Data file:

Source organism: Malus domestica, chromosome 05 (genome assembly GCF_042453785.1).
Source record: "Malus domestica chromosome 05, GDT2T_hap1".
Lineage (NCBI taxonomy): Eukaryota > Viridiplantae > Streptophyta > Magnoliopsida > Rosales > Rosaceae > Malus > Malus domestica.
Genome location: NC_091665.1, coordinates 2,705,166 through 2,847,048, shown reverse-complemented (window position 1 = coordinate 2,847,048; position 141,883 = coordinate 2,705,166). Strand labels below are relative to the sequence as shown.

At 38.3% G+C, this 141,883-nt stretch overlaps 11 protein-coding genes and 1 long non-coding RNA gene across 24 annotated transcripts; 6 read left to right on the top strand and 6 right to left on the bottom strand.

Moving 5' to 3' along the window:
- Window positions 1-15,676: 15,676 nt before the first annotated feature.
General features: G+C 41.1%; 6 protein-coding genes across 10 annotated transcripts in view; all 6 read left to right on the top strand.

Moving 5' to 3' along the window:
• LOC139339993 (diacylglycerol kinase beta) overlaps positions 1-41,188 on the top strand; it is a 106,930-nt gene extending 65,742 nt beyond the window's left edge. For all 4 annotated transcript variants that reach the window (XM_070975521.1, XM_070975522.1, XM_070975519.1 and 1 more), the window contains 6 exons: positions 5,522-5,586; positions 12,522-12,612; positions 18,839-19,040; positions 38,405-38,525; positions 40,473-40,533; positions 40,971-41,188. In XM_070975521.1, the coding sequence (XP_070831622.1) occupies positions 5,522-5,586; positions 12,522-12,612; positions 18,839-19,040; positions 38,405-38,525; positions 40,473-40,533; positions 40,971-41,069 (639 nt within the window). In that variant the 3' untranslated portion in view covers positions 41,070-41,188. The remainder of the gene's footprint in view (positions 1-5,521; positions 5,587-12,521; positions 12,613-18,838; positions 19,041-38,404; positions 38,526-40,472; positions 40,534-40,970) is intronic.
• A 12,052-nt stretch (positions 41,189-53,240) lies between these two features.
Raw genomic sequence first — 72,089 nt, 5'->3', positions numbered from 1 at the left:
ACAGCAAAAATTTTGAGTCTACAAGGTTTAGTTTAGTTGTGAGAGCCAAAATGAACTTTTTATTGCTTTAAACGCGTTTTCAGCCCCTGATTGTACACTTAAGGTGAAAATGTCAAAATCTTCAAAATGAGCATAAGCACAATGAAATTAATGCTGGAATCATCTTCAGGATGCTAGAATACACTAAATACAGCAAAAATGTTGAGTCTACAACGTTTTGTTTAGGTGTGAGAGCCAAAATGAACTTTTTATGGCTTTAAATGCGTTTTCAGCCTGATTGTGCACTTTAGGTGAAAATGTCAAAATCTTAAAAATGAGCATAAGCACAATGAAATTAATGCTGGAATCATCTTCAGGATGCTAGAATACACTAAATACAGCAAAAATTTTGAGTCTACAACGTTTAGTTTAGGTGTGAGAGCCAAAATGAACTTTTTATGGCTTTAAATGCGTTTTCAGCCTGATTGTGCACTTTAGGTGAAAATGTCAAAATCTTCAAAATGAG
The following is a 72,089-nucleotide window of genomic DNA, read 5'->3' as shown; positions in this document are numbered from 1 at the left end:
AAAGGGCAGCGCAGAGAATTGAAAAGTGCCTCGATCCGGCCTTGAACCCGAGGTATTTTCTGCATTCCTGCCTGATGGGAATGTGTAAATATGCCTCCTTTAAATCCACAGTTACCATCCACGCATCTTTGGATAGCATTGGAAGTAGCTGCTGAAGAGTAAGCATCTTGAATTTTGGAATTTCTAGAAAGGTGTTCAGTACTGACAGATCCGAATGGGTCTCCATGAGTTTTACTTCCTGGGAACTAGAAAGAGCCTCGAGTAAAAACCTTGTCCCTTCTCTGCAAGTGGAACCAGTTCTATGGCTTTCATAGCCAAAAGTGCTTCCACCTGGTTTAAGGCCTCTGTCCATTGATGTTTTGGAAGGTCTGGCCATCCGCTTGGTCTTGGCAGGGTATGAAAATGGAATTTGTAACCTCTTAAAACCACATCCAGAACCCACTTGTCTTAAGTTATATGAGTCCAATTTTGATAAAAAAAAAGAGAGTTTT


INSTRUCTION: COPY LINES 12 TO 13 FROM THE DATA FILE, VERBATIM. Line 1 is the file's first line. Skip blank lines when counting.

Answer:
Raw genomic sequence first — 72,089 nt, 5'->3', positions numbered from 1 at the left:
ACAGCAAAAATTTTGAGTCTACAAGGTTTAGTTTAGTTGTGAGAGCCAAAATGAACTTTTTATTGCTTTAAACGCGTTTTCAGCCCCTGATTGTACACTTAAGGTGAAAATGTCAAAATCTTCAAAATGAGCATAAGCACAATGAAATTAATGCTGGAATCATCTTCAGGATGCTAGAATACACTAAATACAGCAAAAATGTTGAGTCTACAACGTTTTGTTTAGGTGTGAGAGCCAAAATGAACTTTTTATGGCTTTAAATGCGTTTTCAGCCTGATTGTGCACTTTAGGTGAAAATGTCAAAATCTTAAAAATGAGCATAAGCACAATGAAATTAATGCTGGAATCATCTTCAGGATGCTAGAATACACTAAATACAGCAAAAATTTTGAGTCTACAACGTTTAGTTTAGGTGTGAGAGCCAAAATGAACTTTTTATGGCTTTAAATGCGTTTTCAGCCTGATTGTGCACTTTAGGTGAAAATGTCAAAATCTTCAAAATGAG